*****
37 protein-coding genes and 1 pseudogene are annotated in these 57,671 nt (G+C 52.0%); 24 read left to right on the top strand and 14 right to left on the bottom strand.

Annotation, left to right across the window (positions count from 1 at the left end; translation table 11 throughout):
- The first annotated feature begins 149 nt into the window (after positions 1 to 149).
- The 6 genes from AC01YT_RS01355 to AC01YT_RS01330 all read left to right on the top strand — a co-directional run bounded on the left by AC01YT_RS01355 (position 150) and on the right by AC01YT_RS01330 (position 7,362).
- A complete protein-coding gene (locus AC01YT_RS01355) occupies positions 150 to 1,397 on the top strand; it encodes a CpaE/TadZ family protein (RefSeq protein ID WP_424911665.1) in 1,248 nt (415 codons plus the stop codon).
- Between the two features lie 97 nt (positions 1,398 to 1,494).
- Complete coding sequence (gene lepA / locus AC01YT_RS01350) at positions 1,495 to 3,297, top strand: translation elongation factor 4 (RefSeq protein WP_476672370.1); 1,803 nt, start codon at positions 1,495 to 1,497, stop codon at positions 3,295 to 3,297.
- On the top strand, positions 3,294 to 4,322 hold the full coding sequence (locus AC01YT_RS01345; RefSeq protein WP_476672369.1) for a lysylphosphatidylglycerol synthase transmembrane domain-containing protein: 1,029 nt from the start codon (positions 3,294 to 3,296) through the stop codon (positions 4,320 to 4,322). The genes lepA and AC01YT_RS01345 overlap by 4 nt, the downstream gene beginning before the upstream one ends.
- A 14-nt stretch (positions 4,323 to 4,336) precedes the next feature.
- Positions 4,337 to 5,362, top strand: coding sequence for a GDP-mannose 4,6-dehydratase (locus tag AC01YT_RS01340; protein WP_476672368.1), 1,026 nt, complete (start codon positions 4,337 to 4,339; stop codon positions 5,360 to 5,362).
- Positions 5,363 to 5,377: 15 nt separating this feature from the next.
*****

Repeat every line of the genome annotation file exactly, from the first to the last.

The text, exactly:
37 protein-coding genes and 1 pseudogene are annotated in these 57,671 nt (G+C 52.0%); 24 read left to right on the top strand and 14 right to left on the bottom strand.

Annotation, left to right across the window (positions count from 1 at the left end; translation table 11 throughout):
- The first annotated feature begins 149 nt into the window (after positions 1 to 149).
- The 6 genes from AC01YT_RS01355 to AC01YT_RS01330 all read left to right on the top strand — a co-directional run bounded on the left by AC01YT_RS01355 (position 150) and on the right by AC01YT_RS01330 (position 7,362).
- A complete protein-coding gene (locus AC01YT_RS01355) occupies positions 150 to 1,397 on the top strand; it encodes a CpaE/TadZ family protein (RefSeq protein ID WP_424911665.1) in 1,248 nt (415 codons plus the stop codon).
- Between the two features lie 97 nt (positions 1,398 to 1,494).
- Complete coding sequence (gene lepA / locus AC01YT_RS01350) at positions 1,495 to 3,297, top strand: translation elongation factor 4 (RefSeq protein WP_476672370.1); 1,803 nt, start codon at positions 1,495 to 1,497, stop codon at positions 3,295 to 3,297.
- On the top strand, positions 3,294 to 4,322 hold the full coding sequence (locus AC01YT_RS01345; RefSeq protein WP_476672369.1) for a lysylphosphatidylglycerol synthase transmembrane domain-containing protein: 1,029 nt from the start codon (positions 3,294 to 3,296) through the stop codon (positions 4,320 to 4,322). The genes lepA and AC01YT_RS01345 overlap by 4 nt, the downstream gene beginning before the upstream one ends.
- A 14-nt stretch (positions 4,323 to 4,336) precedes the next feature.
- Positions 4,337 to 5,362, top strand: coding sequence for a GDP-mannose 4,6-dehydratase (locus tag AC01YT_RS01340; protein WP_476672368.1), 1,026 nt, complete (start codon positions 4,337 to 4,339; stop codon positions 5,360 to 5,362).
- Positions 5,363 to 5,377: 15 nt separating this feature from the next.